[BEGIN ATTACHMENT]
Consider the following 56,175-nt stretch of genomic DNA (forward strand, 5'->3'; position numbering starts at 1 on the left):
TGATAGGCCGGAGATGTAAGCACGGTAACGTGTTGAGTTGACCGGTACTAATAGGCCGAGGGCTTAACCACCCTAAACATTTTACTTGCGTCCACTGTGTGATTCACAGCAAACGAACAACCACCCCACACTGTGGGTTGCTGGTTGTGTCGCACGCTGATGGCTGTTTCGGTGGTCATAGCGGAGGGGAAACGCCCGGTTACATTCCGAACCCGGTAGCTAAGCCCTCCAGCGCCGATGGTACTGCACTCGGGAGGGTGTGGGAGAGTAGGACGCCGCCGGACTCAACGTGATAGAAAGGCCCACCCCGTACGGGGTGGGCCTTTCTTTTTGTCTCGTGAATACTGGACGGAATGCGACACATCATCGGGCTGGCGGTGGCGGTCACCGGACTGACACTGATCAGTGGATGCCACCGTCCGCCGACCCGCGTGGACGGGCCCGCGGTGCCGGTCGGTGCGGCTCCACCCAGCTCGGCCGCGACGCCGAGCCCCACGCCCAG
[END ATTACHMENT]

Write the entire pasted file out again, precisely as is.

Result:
Consider the following 56,175-nt stretch of genomic DNA (forward strand, 5'->3'; position numbering starts at 1 on the left):
TGATAGGCCGGAGATGTAAGCACGGTAACGTGTTGAGTTGACCGGTACTAATAGGCCGAGGGCTTAACCACCCTAAACATTTTACTTGCGTCCACTGTGTGATTCACAGCAAACGAACAACCACCCCACACTGTGGGTTGCTGGTTGTGTCGCACGCTGATGGCTGTTTCGGTGGTCATAGCGGAGGGGAAACGCCCGGTTACATTCCGAACCCGGTAGCTAAGCCCTCCAGCGCCGATGGTACTGCACTCGGGAGGGTGTGGGAGAGTAGGACGCCGCCGGACTCAACGTGATAGAAAGGCCCACCCCGTACGGGGTGGGCCTTTCTTTTTGTCTCGTGAATACTGGACGGAATGCGACACATCATCGGGCTGGCGGTGGCGGTCACCGGACTGACACTGATCAGTGGATGCCACCGTCCGCCGACCCGCGTGGACGGGCCCGCGGTGCCGGTCGGTGCGGCTCCACCCAGCTCGGCCGCGACGCCGAGCCCCACGCCCAG